August is National Immunization Awareness Month

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Immunization Awareness Image: intermountainhealthcare.org

Vaccinations are important in all ages for the prevention of many kinds of diseases. According to the Center for Disease Control and Prevention the National Immunization Awareness Month was created to encourage many people of all ages to be up to date on getting their vaccines; as well as preventing serious and sometimes fatal diseases. Each week of August there will be a focus on the different stage of life people are in from infancy until adulthood. This may encourage many people of different age groups to update their vaccinations; this can also be a reminder to parents of the importance of protecting their children’s health. A few examples of important vaccinations include the flu shot for all ages as well as newborns receiving a vaccine for whooping cough. Here at DV Medical Supply, Inc. we provide supplies to medical clinics so they may ensure good health in their patrons of all stages of life.

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Heartworm Disease

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Dirofilaria immitis, aka heartworm, life cycle. Image: wikipedia.org/wiki/Dirofilaria_immitis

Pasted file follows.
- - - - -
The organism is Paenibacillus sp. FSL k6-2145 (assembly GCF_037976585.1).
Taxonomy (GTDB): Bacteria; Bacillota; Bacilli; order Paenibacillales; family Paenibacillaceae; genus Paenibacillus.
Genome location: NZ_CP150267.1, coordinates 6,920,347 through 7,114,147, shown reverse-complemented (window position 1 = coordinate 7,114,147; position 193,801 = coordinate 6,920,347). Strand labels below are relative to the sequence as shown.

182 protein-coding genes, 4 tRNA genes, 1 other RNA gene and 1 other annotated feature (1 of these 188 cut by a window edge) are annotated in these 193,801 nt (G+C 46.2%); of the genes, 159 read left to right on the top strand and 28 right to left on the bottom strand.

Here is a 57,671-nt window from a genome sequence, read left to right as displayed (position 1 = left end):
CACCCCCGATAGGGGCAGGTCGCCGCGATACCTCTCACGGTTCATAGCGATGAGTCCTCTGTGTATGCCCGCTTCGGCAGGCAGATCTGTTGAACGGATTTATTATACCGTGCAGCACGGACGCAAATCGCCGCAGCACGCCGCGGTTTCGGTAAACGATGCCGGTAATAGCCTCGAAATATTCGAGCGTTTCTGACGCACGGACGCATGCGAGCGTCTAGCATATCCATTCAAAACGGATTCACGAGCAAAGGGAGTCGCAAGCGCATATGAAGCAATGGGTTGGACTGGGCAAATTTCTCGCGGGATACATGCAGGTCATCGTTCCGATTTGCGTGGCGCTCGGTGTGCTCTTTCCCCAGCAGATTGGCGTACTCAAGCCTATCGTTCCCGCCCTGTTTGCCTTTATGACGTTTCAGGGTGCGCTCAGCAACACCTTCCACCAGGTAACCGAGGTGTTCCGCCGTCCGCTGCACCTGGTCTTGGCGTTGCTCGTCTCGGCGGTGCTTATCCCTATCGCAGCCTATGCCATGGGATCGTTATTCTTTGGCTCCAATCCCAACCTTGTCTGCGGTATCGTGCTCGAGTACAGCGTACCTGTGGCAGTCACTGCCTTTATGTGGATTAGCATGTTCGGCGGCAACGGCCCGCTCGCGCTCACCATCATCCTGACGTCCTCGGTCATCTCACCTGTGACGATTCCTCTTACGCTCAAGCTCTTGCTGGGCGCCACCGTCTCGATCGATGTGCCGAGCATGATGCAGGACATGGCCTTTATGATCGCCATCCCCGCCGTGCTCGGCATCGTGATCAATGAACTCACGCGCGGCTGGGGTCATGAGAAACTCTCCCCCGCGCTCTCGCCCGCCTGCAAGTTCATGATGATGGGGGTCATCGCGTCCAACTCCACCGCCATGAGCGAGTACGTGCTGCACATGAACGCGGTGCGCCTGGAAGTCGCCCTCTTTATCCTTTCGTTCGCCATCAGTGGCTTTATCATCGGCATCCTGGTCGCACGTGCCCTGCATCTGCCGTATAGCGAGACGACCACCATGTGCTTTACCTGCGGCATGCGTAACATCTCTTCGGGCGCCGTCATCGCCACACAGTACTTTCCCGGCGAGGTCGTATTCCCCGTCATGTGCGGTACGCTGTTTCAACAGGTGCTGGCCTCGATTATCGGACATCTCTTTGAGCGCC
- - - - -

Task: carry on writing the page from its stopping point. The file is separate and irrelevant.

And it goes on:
Heartworm is a disease that arises through parasitic infestation of Dirofilaria immitis. The dog is the primary host although it can infect cats too and under very rare circumstances even humans. The disease is spread from host to host through the bite of infected mosquitoes. The heartworm inhabits the pulmonary arterial system and the heart of its host. Health problems that arise include damage to the lung vessels and tissues. In serious infections death typically results from congestive heart failure. While dogs all over the United States may become infected with heartworm the risk for infection is higher within 150 miles of the coast from Texas to New Jersey and along the Mississippi River. Many dogs show little to no signs of infection even after the worms become adults. For the first six months of infection, called the prepatent period, the worms are not adults and current diagnostic tests will not be able to detect their presence. Rare symptoms include blindness, seizures, and lameness in the event that a migrating heartworm ends up in the eye, brain or artery in the leg. Sometimes more active dogs will develop a cough. In cases of advanced infection the heartworms will have infested the heart and the animal might exhibits signs of severe weight loss, fainting, coughing up blood, and congestive heart failure finally resulting in death. DV Medical Supply advises clients to encourage preventative treatment among patients.